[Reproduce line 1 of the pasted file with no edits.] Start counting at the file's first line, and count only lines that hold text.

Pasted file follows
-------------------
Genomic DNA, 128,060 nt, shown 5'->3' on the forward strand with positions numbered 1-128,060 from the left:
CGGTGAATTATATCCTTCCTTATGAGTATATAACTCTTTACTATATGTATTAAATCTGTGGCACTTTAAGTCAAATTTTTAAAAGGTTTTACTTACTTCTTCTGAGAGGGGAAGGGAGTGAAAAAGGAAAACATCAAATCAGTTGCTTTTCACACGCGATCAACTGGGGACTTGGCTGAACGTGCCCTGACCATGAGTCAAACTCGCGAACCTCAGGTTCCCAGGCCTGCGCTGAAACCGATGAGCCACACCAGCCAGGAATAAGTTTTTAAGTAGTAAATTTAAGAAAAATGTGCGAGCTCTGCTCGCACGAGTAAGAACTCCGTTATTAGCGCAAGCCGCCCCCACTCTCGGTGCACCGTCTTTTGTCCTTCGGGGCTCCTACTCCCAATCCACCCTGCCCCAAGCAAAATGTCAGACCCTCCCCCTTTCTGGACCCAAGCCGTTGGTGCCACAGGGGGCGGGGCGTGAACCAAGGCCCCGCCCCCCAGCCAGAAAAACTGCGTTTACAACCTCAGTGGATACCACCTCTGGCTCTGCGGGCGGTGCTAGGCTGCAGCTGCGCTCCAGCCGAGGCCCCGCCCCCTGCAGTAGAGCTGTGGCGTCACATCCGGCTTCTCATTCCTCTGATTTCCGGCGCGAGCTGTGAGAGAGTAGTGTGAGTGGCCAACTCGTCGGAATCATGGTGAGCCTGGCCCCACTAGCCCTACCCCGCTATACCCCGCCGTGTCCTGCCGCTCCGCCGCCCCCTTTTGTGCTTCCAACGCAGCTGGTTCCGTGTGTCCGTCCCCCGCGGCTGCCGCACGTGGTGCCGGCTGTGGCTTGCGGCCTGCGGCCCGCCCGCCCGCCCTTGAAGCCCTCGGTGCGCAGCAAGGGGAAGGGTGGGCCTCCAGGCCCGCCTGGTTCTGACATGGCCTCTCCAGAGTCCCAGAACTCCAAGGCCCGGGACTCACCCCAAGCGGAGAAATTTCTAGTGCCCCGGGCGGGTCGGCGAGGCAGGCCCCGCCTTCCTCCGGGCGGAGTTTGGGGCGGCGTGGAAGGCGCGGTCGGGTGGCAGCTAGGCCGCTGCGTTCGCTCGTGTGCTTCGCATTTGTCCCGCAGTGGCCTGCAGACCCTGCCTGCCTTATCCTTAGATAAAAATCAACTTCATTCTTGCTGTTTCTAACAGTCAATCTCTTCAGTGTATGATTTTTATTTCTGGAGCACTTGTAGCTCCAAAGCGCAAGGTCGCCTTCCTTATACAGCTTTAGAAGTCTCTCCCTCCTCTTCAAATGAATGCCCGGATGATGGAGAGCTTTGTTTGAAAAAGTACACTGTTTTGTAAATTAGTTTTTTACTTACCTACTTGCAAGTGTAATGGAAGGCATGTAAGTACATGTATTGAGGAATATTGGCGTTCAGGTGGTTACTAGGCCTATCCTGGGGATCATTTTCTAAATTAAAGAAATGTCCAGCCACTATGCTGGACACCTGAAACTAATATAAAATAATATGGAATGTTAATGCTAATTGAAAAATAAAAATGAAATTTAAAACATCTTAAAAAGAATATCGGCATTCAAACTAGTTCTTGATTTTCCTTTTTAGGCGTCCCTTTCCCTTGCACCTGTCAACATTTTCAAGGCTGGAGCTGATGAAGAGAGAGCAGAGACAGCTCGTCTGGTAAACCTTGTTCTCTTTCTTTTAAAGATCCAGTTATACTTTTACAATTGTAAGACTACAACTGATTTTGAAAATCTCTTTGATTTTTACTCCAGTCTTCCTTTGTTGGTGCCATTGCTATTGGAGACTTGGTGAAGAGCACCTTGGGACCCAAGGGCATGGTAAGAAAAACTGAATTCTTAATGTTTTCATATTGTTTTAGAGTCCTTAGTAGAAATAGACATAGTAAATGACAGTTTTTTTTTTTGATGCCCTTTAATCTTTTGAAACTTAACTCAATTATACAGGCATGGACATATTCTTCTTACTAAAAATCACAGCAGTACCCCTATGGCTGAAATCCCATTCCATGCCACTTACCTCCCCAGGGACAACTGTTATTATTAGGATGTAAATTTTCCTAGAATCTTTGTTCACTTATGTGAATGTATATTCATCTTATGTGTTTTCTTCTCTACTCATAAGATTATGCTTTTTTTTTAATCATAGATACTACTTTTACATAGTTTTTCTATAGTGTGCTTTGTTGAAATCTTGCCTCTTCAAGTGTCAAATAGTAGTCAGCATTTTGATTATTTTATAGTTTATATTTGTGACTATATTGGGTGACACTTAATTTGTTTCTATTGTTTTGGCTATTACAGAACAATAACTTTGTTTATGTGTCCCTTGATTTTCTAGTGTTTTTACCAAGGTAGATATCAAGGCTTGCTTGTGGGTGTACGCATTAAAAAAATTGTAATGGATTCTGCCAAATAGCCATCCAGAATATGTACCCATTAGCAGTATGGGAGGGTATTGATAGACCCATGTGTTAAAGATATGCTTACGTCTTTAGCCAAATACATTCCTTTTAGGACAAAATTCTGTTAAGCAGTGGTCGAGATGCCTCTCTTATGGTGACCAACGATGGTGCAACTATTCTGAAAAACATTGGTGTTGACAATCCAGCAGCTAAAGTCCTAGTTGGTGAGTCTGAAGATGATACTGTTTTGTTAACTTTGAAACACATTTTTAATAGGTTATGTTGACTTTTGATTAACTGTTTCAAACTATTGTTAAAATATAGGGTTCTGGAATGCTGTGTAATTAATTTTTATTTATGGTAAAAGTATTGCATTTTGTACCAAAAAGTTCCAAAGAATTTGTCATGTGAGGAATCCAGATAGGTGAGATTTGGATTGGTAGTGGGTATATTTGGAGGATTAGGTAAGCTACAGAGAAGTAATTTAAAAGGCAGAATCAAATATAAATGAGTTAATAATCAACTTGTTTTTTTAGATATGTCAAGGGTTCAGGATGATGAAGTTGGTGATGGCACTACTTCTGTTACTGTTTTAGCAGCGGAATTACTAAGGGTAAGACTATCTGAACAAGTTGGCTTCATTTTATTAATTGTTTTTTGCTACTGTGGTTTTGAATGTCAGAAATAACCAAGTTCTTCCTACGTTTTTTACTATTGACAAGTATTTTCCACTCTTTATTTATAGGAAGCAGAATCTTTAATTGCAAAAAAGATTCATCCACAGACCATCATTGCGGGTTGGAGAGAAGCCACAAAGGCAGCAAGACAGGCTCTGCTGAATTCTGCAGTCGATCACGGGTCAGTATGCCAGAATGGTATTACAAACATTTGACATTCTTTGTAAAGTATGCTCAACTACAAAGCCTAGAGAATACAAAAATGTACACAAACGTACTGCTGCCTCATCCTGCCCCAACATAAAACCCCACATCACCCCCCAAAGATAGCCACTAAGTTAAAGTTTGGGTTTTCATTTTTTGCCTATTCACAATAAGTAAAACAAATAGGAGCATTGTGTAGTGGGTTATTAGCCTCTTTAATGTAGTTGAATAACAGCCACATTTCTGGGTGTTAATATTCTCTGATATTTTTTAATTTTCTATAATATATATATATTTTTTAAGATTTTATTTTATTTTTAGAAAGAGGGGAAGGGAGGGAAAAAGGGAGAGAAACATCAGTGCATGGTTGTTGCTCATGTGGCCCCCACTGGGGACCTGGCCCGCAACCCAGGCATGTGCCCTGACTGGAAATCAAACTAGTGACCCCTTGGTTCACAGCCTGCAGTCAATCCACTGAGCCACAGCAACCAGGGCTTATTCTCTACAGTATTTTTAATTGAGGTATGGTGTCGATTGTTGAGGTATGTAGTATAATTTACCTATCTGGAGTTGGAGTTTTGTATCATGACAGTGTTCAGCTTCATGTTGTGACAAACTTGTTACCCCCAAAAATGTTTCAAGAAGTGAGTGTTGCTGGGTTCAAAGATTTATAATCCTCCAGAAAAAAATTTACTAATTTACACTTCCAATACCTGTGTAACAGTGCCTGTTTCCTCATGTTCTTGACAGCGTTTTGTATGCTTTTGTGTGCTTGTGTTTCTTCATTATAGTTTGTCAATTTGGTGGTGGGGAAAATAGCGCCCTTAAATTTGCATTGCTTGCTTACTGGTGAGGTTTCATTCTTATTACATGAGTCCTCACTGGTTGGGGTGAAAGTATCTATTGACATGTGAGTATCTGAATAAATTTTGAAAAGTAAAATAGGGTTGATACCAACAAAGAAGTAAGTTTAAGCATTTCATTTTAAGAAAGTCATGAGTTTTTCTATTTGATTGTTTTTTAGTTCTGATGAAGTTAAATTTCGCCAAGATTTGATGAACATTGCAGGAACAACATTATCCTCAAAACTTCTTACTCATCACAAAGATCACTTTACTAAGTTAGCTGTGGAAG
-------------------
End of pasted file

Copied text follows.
Genomic DNA, 128,060 nt, shown 5'->3' on the forward strand with positions numbered 1-128,060 from the left: